On Faith & Family: Sometimes the hardest thing in life is not knowing what’s going to happen next
By Leah Gibson of Paso Robles
–Sometimes the hardest thing in life is not knowing what’s going to happen next. Then again, sometimes the hardest thing in life is knowing what IS going to happen next and feeling powerless to do anything about it.
The only thing I had ever wanted to be in life was a wife and a mother and I was going to get the chance to be both when we found out we were pregnant eight months into our marriage.
Then I miscarried.
This was not what I was expecting and certainly not what I wanted. We continued to try to conceive and I had so many fears. What if we couldn’t get pregnant again? What if we did get pregnant and had to go though that painful experience all over again?
With our next pregnancy, we didn’t experience any problems until week twenty-five. At that point, the doctor. told us that he was concerned our baby wasn’t growing as he should be and we went from having a perfectly normal pregnancy to monitoring two to three times a week. We were induced at thirty-seven weeks. After various complications, we ended up delivering via c-section. By the grace of God, we delivered a healthy baby boy who has grown into a very sweet two-and-a-half-year-old. He is obsessed with cars and all things Curious George!
Five months after Grant was born, we received the happy and unexpected news that we were pregnant once again! Due to similar complications, our second son was only in the 1st percentile for much of my pregnancy. During one of my fetal monitoring sessions, a nurse came in with her clipboard and told me to call my husband because we would be delivering within the next several hours.
Watching them pull my son out was one of the most incredible moments of my life and to this day I am convinced that God froze time for me to see his face because only moments after delivery, he was taken to the NICU and I was not able to hold him. Thus began eighteen of the hardest days of our lives.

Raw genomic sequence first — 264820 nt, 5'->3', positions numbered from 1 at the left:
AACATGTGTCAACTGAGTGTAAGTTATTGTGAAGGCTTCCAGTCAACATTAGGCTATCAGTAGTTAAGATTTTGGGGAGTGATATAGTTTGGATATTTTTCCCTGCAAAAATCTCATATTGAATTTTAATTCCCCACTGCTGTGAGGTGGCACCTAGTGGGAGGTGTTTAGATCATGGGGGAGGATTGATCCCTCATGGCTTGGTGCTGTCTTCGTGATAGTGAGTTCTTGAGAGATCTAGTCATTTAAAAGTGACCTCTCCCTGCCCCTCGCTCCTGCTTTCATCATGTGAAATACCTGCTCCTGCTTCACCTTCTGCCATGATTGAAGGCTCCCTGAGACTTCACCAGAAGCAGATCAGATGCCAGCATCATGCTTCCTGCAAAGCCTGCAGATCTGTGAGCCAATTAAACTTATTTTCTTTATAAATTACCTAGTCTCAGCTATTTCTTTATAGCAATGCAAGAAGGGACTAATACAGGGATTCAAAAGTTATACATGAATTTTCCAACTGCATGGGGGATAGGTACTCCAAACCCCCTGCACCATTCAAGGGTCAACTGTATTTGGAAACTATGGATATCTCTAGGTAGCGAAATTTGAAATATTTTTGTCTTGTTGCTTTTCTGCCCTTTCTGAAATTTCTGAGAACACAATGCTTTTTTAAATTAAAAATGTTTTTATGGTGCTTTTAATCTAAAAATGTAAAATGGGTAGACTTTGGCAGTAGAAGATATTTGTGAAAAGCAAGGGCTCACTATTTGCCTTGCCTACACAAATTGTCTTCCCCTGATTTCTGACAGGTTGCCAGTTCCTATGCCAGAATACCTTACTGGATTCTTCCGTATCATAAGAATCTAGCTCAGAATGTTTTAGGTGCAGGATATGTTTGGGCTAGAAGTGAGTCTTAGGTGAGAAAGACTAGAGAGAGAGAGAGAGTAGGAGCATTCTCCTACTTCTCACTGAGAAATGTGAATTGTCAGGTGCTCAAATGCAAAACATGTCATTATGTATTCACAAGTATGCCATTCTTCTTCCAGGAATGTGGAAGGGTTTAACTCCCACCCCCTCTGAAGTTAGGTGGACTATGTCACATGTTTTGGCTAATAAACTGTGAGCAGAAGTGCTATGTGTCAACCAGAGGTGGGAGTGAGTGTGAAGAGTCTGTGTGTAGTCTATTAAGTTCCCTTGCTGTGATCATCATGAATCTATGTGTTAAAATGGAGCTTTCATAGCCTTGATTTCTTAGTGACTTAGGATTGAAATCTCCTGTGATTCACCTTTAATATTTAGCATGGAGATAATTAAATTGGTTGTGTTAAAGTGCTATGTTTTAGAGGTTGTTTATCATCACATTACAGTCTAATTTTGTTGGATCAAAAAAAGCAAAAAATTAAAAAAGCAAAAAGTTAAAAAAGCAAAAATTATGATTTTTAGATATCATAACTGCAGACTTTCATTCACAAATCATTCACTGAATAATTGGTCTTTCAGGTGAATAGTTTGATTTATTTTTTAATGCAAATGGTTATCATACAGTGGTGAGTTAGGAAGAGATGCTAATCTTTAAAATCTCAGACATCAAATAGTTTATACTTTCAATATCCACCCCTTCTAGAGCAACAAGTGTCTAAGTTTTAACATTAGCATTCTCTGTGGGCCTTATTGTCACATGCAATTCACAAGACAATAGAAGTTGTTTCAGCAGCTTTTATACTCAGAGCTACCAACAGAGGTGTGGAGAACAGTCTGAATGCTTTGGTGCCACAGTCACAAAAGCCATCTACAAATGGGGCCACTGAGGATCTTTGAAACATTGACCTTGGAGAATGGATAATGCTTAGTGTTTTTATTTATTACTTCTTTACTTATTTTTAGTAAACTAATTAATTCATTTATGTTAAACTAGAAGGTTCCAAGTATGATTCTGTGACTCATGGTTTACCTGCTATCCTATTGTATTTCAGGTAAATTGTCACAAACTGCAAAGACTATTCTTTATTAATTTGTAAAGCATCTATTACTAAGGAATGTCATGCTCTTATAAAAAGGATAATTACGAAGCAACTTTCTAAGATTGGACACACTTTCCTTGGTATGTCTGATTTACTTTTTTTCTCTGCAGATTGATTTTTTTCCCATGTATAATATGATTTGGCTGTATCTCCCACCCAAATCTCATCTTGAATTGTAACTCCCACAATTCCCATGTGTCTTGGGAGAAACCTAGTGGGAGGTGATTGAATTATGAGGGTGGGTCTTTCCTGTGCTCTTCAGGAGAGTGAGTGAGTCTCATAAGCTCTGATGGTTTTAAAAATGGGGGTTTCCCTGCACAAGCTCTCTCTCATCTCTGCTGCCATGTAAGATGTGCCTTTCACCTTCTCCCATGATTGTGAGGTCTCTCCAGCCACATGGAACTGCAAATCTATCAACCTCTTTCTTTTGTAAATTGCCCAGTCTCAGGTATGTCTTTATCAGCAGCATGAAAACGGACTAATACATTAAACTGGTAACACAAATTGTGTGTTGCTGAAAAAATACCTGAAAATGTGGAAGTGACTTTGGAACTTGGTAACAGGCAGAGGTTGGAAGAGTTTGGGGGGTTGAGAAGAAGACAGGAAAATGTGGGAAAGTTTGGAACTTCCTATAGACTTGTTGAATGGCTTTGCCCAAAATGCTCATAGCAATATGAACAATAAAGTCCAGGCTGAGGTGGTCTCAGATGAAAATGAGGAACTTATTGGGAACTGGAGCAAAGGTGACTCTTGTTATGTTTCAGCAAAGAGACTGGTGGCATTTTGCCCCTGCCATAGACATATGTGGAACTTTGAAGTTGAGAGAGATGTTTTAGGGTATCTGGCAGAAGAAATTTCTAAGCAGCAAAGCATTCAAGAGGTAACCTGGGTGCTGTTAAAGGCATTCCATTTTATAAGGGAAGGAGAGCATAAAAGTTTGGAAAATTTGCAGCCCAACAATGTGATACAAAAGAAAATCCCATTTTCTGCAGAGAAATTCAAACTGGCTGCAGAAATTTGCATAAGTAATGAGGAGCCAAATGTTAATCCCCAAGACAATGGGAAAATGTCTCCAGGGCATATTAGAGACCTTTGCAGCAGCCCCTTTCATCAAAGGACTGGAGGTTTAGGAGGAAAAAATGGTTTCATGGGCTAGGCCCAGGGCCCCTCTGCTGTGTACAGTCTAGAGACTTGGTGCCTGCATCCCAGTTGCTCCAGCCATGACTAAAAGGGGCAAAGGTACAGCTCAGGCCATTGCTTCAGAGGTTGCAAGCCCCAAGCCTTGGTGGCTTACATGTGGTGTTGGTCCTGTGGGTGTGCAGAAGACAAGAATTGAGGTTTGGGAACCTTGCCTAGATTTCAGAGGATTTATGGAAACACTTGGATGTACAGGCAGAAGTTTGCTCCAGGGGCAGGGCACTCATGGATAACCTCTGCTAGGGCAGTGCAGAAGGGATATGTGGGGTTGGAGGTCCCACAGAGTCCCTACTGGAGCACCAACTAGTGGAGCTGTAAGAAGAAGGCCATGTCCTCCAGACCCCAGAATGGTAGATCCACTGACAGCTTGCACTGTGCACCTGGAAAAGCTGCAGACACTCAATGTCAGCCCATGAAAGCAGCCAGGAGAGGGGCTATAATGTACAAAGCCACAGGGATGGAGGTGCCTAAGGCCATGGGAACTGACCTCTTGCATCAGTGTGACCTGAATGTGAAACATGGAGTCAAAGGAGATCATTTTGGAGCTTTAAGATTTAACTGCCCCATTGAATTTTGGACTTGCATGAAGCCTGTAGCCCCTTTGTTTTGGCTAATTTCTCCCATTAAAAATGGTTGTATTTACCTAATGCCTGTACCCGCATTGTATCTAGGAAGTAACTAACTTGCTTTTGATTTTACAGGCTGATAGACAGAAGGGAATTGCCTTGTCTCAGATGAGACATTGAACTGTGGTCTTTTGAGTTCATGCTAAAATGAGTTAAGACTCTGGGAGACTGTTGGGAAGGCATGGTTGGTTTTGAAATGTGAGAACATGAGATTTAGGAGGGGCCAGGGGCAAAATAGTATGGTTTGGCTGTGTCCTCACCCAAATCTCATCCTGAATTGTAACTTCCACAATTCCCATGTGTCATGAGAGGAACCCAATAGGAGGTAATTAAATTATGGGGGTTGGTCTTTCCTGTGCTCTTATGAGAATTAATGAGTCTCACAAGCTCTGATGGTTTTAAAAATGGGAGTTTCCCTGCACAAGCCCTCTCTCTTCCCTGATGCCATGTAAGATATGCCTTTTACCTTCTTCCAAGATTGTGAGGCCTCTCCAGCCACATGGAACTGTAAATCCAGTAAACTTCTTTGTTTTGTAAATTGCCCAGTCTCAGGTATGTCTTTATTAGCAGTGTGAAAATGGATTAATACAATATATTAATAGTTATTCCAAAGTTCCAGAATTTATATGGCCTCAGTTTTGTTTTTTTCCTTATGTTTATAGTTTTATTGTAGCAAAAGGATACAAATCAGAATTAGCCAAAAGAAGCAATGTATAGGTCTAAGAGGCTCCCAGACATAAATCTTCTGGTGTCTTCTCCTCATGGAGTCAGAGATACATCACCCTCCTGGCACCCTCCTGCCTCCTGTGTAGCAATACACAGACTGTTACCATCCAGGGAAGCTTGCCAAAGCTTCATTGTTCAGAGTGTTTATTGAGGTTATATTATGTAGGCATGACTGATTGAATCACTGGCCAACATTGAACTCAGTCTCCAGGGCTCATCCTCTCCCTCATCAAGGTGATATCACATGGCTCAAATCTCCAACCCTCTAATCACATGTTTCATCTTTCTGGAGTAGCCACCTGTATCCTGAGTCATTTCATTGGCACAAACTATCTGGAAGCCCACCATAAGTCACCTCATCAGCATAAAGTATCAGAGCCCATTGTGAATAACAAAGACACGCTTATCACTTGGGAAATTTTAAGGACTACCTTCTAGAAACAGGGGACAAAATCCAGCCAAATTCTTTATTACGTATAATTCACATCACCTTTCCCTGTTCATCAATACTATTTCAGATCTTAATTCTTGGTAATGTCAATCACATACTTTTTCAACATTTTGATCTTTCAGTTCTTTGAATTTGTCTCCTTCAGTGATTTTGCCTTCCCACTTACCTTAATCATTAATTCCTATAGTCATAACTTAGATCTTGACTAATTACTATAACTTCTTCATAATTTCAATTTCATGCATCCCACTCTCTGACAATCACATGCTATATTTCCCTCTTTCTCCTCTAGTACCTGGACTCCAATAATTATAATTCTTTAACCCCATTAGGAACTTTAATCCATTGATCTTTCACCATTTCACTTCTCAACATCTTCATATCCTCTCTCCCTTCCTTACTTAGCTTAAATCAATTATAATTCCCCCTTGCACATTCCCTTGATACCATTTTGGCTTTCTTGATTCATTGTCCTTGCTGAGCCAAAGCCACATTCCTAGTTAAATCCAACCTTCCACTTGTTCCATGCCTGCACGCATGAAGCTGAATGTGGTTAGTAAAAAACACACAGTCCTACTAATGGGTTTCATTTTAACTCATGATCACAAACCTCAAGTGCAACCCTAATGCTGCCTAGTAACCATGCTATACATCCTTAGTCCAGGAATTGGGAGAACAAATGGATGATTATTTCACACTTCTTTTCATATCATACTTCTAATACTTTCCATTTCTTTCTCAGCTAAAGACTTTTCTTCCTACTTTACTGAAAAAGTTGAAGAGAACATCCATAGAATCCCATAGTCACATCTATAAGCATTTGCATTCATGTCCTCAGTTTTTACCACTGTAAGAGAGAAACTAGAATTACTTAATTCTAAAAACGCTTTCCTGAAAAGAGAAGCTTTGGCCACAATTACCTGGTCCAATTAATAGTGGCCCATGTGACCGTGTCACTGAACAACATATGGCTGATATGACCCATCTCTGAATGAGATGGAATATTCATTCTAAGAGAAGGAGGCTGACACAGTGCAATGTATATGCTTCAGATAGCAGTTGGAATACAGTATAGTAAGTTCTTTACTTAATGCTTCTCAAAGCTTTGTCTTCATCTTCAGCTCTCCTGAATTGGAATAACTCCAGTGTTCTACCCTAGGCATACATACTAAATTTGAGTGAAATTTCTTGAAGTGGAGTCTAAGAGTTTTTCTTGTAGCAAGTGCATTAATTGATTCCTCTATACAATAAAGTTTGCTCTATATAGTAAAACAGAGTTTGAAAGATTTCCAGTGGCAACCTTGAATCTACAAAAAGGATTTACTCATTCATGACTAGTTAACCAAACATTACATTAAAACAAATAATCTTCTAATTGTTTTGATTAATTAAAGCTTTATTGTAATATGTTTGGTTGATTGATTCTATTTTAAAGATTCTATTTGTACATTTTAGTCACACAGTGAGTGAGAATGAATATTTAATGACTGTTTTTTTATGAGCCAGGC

When your child is in the NICU, it is part of the hospital’s policy that the staff not disclose any information in regards to how long they will be there or how close they are to going home. For me, this was a turning point in my life that caused me to cling to God in a way I never had before because suddenly I knew I had no control over anything that happened in my life.
What do you do when you’re worried? When I’m worried, I tend to do a lot of writing.
When my husband worries, he tends to work on lots of projects. For most people, this would mean putting together a puzzle or building a birdhouse. For my husband, this meant drawing up plans for a five hundred square foot expansion/remodel on our home.
To some of you, this might sound crazy but for us, it was the perfect place to pour all that stored up nervous energy.
During this time we juggled daily NICU visits, trying to keep up with our fourteen-month-old and praying like we never had before.
Our son Colton was released from the NICU eighteen days after birth and we are forever grateful to God and the incredible staff that took such great care of him. Our sweet son is now one and a half, as healthy as can be and a little ball of energy who keeps us on our toes and always puts a smile on our faces. He is also the reason we are four months into our next big adventure: our house expansion project!
Maybe you’re going through some unknowns of your own. Let’s dwell on Hebrews 12:1-3: “Therefore, since we are surrounded by such a great cloud of witnesses, let us throw off everything that hinders and the sin that so easily entangles. And let us run with perseverance the race marked out for us, fixing our eyes on Jesus, the pioneer, and perfecter of faith. For the joy set before him, he endured the cross, scorning its shame, and sat down at the right hand of the throne of God. Consider him who endured such opposition from sinners, so that you will not grow weary and lose heart.”